High-dose pentoxifylline in patients with AIDS: inhibition of tumor necrosis factor production. National Institute of Allergy and Infectious Diseases AIDS Clinical Trials Group

B J Dezube, M M Lederman, J G Spritzler, B Chapman, J A Korvick, C Flexner, S Dando, M R Mattiacci, C M Ahlers, L Zhang
Journal of Infectious Diseases 1995, 171 (6): 1628-32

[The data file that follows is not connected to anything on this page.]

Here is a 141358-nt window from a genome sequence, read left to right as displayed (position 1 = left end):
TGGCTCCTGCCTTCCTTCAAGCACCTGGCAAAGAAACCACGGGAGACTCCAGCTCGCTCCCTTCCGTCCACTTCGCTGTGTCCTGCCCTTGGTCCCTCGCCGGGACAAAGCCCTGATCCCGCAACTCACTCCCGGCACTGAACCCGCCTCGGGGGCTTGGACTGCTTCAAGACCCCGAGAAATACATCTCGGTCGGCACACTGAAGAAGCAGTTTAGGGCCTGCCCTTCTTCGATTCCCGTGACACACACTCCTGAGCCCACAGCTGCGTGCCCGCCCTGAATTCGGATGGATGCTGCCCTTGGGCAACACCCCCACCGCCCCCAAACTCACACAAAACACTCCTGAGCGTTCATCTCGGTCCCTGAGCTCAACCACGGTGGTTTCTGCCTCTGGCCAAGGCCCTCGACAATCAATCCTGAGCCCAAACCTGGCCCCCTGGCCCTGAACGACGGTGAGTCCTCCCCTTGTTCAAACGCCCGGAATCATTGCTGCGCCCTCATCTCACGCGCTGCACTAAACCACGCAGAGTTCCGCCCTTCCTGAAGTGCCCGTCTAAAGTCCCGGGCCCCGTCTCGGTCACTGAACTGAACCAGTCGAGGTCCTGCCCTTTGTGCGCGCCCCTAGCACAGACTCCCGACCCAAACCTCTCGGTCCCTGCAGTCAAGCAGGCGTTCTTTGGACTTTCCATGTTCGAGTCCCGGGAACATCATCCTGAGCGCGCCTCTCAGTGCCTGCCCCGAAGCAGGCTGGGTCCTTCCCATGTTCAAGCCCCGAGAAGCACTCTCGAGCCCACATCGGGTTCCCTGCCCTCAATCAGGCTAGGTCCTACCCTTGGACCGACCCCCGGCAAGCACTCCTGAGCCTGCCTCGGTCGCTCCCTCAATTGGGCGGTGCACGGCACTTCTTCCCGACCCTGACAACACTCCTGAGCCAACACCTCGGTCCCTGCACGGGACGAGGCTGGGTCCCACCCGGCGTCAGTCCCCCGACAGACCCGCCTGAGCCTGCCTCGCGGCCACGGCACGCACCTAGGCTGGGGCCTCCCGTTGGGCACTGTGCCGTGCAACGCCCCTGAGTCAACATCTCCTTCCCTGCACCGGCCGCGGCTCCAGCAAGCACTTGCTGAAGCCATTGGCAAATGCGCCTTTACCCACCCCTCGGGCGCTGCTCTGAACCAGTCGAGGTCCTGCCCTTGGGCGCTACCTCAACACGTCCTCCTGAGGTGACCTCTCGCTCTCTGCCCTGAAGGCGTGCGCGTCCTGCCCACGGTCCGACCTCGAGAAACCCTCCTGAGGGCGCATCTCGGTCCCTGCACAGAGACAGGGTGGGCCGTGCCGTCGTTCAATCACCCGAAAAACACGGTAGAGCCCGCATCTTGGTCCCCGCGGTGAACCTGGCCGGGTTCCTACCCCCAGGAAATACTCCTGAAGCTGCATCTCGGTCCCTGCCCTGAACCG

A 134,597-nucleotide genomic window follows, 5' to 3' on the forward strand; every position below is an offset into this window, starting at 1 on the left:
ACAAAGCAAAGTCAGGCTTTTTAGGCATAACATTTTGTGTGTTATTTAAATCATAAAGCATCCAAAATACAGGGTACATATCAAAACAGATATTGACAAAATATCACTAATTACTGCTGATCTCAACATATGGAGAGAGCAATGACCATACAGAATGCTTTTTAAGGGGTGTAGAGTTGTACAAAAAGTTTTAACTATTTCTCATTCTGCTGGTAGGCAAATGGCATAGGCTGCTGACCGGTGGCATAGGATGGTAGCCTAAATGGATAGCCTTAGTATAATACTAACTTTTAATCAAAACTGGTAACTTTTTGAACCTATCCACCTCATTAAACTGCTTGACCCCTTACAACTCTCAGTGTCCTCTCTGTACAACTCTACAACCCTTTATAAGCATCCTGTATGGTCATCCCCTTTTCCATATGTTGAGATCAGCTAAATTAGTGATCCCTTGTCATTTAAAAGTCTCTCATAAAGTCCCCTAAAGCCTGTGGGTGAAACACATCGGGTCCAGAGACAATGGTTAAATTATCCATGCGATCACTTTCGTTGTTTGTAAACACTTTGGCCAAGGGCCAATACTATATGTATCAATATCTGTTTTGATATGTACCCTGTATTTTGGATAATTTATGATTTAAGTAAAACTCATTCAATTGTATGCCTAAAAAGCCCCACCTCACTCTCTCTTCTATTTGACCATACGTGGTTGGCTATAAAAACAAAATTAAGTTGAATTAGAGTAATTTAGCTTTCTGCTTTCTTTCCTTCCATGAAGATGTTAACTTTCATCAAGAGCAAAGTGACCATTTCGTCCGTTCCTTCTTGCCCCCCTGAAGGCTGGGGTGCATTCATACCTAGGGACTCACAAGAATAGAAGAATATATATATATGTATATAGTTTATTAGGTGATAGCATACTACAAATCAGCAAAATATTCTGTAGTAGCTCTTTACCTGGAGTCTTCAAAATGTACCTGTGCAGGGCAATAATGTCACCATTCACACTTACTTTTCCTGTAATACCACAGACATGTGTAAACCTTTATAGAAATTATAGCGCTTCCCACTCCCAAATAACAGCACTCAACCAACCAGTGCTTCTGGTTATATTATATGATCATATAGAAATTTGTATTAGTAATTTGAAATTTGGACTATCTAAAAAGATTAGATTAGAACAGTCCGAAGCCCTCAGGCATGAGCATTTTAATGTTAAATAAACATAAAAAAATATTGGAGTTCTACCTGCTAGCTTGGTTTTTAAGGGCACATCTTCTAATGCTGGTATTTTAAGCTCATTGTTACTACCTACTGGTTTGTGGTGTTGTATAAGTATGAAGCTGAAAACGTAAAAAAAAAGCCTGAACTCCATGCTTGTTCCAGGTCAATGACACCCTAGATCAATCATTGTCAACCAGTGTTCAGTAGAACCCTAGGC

Tumor necrosis factor-alpha (TNF) may activate human immunodeficiency virus (HIV), antagonize zidovudine activity, and contribute to AIDS wasting syndrome. Pentoxifylline decreases TNF production. In cell culture, pentoxifylline decreases HIV replication and gene expression. Since an AIDS Clinical Trial Group study suggested that pentoxifylline (400 mg thrice daily) is safe in AIDS patients and decreases TNF mRNA levels in peripheral blood mononuclear cells (PBMC), a second cohort received 800 mg thrice daily for 8 weeks. During treatment, the median decrease in TNF production by PBMC cultured with 0.1 microgram/mL lipopolysaccharide (LPS) was 40%. The median change in TNF mRNA was a 34% decrease. Pentoxifylline did not affect HIV levels as detected by quantitative microculture or serum p24 antigen measurements, nor did it alter zidovudine pharmacokinetics. The most common toxicity was gastrointestinal. Pentoxifylline at dosages of less than thrice-daily 800 mg is well tolerated and may decrease TNF mRNA levels and LPS-induced TNF production.

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